|Joint Attention Intervention for Children with Autism Spectrum Disorders|
|Saturday, May 23, 2009|
|3:30 PM–4:50 PM |
|North 124 A|
|Area: AUT/DDA; Domain: Applied Behavior Analysis|
|Chair: Anibal Gutierrez Jr. (University of Miami)|
|CE Instructor: Katharine Gutshall, M.A..|
|Abstract: Joint attention, defined as sharing and following the attention of others (via coordinated attention to toys and people) (e.g., showing, pointing, gaze shifting), is a core deficit in children with Autism Spectrum Disorders (ASD). Research has shown that joint attention consistently predicts cognitive and language outcomes among children with ASD, making it a relevant target for intervention in young children with ASD. Recent studies also indicate that behaviorally-based interventions are successful at increasing joint attention skill, and in some cases these skills can be generalized and maintained over time. This symposium will provide an overview of joint attention from a behavior analytic perspective as well as review structured teaching strategies that increase joint attention and improve engagement. This symposium will present data from a randomized control trial employing behavioral methodologies to increase joint attention skills and interpersonal synchrony, as well as single-subject data from a study aimed at increasing eye contact using pivotal response training.|
|An Emerging Technology: Using Structured Teaching to Increase Joint Attention in Young Children with ASD|
|BETH REYNOLDS (University of North Carolina Chapel Hill Division TEACCH), Kara Hume (University of North Carolina Chapel Hill Frank Porter Graham Child Development Institute)|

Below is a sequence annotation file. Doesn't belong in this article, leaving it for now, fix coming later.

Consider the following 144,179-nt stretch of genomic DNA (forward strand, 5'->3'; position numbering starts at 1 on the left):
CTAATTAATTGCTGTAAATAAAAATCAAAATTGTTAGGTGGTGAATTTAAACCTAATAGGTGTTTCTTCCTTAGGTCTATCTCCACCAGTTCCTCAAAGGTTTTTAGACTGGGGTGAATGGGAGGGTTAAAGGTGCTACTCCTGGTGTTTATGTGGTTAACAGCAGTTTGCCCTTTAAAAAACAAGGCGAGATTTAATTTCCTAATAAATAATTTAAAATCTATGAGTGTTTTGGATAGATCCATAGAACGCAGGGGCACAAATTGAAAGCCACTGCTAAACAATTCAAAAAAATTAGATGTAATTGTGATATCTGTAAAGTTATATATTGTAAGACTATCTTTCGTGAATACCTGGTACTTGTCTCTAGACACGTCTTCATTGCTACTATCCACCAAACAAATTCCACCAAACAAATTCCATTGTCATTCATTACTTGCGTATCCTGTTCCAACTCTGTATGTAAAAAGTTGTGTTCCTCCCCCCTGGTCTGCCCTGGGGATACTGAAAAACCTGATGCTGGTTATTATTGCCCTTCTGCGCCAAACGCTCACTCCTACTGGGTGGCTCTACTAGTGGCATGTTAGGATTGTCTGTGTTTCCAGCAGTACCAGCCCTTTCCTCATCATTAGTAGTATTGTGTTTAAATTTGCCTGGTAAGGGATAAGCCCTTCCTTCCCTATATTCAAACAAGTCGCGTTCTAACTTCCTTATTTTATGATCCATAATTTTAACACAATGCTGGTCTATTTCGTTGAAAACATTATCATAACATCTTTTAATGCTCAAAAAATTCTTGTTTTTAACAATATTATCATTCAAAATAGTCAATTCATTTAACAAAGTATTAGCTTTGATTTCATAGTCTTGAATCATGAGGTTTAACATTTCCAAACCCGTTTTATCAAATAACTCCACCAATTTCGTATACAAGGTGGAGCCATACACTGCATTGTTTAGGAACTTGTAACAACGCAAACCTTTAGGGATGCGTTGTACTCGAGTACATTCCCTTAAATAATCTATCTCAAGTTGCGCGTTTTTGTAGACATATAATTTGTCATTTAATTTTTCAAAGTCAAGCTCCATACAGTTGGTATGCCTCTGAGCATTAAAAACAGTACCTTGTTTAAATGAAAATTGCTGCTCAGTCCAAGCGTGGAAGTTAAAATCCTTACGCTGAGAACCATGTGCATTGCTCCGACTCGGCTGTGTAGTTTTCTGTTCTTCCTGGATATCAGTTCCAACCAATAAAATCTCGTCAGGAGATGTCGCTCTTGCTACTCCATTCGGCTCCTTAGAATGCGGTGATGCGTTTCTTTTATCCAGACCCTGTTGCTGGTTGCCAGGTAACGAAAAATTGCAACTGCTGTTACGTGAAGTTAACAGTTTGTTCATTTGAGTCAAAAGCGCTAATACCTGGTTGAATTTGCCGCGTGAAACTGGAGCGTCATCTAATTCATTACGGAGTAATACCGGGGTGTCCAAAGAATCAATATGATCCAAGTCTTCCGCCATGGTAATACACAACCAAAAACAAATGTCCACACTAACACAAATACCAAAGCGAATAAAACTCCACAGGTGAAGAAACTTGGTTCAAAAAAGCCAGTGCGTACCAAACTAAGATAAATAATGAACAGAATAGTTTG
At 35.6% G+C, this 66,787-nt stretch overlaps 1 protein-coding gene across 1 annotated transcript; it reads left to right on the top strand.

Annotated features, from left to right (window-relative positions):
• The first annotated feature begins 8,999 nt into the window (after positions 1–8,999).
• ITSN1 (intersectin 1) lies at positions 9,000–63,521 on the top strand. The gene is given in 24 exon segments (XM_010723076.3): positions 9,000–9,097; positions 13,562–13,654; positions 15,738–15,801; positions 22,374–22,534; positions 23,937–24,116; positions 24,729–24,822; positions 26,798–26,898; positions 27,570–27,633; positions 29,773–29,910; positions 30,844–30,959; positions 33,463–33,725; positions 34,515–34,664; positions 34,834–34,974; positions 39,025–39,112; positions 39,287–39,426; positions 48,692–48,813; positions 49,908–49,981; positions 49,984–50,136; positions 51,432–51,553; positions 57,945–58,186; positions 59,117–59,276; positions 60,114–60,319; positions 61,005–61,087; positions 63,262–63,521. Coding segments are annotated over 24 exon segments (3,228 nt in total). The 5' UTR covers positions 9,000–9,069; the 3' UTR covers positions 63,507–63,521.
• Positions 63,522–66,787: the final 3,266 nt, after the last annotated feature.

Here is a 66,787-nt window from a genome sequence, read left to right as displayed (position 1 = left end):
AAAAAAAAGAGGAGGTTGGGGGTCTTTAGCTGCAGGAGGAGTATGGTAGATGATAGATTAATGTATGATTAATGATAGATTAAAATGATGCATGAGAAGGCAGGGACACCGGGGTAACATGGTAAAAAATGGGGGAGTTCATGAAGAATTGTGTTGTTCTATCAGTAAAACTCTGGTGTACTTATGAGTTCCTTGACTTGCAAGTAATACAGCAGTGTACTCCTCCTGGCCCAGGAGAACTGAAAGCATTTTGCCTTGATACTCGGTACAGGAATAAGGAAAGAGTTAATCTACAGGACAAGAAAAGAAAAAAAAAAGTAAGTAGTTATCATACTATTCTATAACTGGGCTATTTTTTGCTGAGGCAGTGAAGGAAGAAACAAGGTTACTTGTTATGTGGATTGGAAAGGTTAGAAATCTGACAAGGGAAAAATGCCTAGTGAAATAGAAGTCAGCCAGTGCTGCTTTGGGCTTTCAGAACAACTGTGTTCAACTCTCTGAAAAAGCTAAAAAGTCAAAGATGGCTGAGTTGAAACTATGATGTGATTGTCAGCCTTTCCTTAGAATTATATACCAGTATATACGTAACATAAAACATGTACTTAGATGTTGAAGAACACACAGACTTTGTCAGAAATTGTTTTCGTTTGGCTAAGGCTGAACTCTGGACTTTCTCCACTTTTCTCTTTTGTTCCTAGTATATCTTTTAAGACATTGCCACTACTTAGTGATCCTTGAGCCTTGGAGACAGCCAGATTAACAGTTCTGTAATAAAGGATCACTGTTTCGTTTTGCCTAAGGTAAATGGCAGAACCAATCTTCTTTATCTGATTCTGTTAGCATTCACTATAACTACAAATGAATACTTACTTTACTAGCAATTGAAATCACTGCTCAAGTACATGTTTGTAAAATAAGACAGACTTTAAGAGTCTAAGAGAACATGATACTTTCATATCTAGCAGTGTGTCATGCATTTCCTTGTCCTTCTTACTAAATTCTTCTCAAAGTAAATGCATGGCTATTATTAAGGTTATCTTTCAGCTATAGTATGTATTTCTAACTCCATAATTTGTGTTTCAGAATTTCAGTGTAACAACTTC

|Abstract: Recent studies have indicated that joint attention, defined as sharing and following the attention of others (via coordinated attention to toys and people, showing toys or pointing to events and objects), can be successfully taught to young children with ASD, and that these skills can be generalized and maintained over time (Kasari, Freeman, & Paparella, 2006; Rocha, Schreibman, & Stahmer, 2007). A number of the teaching strategies used in these studies are similar to the teaching techniques used in Division TEACCH’s early childhood program, including the use of structured activities in the initial teaching phases, building activities around child interest, manipulating the environment to facilitate social and communicative attempts, as well as imitation of child behavior, and planned steps towards generalization. This paper will highlight how structured teaching strategies increase joint attention and engagement, the empirical foundation for these strategies, and includes a number of classroom examples, photos, and video clips.|
|A Randomized Control Trial Targeting Initiating Joint Attention Skills in Young Children with Autism Spectrum Disorders|
|JENNIFER STELLA DUROCHER (University of Miami), Melissa N. Hale (University of Miami), Anibal Gutierrez Jr. (University of Miami), Michael Alessandri (University of Miami)|